Sunday, July 5, 2015

A Conversation with Merhawie Woldetzion: An Update

Issayas: Merhawie, the last time that I had a conversation with you for my blog was in Chicago. It was a while back. Since then you are back in the Bay Area and have graduated from Santa Clara University Law School and passed the bar. Congratulations on two points: on passing the California Bar and on your new Tigrigna app for Apple I phone 6. Would you tell us about both?

Merhawie: I came back to the San Francisco Bay Area from Chicago in 2010. While in Chicago and before law school in California, I worked as a structural engineer  primarily designed buildings. It was when I was developed tools to ease my engineering efforts that I became interested in the law, particularly intellectual  property law. Ultimately I applied to law school and decided to focus my interest in intellectual property, in particularly patents. (Patents are a license, granted by government with the sole right to exclude others from making, using, or selling, etc. an invention)

Issayas: You have an interesting blog with a timeline, etc. tell me about your blog.

Merhawie: I've been maintaining my blog for the better part of a decade. I'm really interested in Eritrean history and have been trying array information in articles and otherwise for readers so that it is easy to consume. Its important as we move forward presenting Eritrean history, that people can easily consume that information, otherwise friction and distraction will prevent people from learning about our history.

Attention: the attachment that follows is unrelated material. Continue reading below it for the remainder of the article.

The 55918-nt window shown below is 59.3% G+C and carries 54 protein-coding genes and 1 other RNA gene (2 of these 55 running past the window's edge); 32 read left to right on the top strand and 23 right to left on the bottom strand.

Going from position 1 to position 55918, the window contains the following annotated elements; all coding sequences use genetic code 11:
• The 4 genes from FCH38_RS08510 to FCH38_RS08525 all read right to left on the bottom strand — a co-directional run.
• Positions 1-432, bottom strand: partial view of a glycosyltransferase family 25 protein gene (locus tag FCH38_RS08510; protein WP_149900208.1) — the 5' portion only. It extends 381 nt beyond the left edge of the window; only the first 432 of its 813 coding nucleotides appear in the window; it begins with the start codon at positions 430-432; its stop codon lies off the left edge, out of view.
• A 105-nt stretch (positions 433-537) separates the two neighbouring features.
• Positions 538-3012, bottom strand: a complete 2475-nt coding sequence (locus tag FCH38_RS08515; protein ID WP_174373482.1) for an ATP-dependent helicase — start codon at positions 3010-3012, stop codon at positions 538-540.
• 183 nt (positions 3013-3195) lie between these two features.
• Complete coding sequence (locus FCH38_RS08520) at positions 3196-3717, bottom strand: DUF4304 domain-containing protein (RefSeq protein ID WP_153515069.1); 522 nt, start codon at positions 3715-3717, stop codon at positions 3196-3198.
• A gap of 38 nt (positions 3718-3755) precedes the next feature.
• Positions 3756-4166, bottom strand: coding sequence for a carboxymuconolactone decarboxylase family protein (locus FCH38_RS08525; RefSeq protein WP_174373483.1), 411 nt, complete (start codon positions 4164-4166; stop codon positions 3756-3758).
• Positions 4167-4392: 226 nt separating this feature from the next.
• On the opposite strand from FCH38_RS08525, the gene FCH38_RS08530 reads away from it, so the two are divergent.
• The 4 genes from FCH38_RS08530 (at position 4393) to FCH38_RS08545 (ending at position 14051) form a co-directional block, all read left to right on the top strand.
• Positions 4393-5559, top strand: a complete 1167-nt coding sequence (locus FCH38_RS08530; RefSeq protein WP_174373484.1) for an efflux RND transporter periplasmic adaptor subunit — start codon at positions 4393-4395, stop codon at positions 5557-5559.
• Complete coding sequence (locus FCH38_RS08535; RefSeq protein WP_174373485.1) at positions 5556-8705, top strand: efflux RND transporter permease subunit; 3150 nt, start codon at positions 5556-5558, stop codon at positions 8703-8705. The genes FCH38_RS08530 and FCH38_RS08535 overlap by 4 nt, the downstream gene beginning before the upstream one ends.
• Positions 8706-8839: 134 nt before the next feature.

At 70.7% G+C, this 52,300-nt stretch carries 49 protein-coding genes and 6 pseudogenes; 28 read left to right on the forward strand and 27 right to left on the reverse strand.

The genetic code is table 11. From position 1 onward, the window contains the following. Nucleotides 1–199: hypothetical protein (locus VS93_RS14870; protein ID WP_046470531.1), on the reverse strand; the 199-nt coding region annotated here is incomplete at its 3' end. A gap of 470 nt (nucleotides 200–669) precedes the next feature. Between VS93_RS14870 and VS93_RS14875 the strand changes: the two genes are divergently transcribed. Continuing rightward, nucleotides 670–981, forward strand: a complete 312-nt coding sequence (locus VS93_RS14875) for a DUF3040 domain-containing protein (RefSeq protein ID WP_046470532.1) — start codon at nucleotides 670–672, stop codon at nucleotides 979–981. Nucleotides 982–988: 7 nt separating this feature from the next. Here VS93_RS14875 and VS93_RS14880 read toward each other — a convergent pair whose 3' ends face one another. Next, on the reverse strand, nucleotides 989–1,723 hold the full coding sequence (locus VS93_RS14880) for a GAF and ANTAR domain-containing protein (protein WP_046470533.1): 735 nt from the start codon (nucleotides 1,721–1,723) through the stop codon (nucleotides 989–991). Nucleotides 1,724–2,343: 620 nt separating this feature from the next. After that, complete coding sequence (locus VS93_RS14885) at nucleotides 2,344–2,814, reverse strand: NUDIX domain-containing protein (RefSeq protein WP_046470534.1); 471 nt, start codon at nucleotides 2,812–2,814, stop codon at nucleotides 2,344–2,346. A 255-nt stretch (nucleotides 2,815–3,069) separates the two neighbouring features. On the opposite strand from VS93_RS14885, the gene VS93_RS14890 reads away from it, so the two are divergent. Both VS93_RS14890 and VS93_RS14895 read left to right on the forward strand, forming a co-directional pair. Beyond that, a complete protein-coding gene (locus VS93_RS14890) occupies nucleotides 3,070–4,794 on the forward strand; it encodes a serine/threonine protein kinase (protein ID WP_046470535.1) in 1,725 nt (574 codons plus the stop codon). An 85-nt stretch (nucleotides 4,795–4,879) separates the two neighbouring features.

Many compositions of Eritrean history describe events in long, dry (but factual) prose which is difficult to consume. Some writers try to maintain themes through this writing which causes them to jump back and forth in history. For clarity, I developed a small historical timeline


that starts Before the Common Era and ends in the present day. At this point the historical timeline
provides an overview of history but contain references to books where further information can be found.
As for the Tigrinya app - well that has been a project that I have long been interested. Since college I have been really interested in the tremendous bias on the internet and in technical circles for English. Part of the difficulty in addressing the situation is both economic and technical. I personally cannot
address the economic problem, but I can do my part to alleviate the technical problem. Today, the technical problem is not one primarily of standards but of tools. To remediate that problem I have been working for years to build tools to make it easier to use Ge'ez  based languages online. To that end ,I've tried to provide tools for people to use Ge'ez online.

Tigre-iPhone 6 Screenshot

Tigrigna-iPhone 6 Screenshot

iOS, the operating system for Apple mobile devices (the iPod Touch, iPhone, and iPad), has not provided an easy way to to use Ge'ez based languages. With the larger user-base, I thought it would be great if we finally could. To do that I created a combination of apps which enable the use of particular languages Tigrinya, Tigre, and Amharic. As I mentioned before, there is also a third, free app that allows people the ability to read Ge'ez (Geezr for iOS app) on the iPhone but not write, the ability to write is a premium feature (requires either the Tigrinya/Tigre for iOS app or Amharic for iOS app). Also, the app works on al iOS devices, not just the iPhone 6 (e.g. iPhone 4S, iPhone 5, iPhone 5S, iPhone 5C, iPhone 6, iPhone 6 Plus, iPad 2, iPad 3, iPad 4, iPad Air, iPad Air 2, iPad Mini, iPad Mini 2, iPad Mini 3, and the iPod Touch 5G). The Tigrinya app actually contains two keyboards, one that supports Tigrinya and another that supports Tigre. There is a second app which supports only Amharic (

Issayas: Thank you

Merhawie: Thank you.

To purchase the app for US $4.99, please go to: